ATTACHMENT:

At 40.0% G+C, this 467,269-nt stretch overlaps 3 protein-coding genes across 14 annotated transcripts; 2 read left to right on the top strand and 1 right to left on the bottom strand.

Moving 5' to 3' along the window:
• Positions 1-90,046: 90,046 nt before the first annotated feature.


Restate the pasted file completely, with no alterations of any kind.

At 40.0% G+C, this 467,269-nt stretch overlaps 3 protein-coding genes across 14 annotated transcripts; 2 read left to right on the top strand and 1 right to left on the bottom strand.

Moving 5' to 3' along the window:
• Positions 1-90,046: 90,046 nt before the first annotated feature.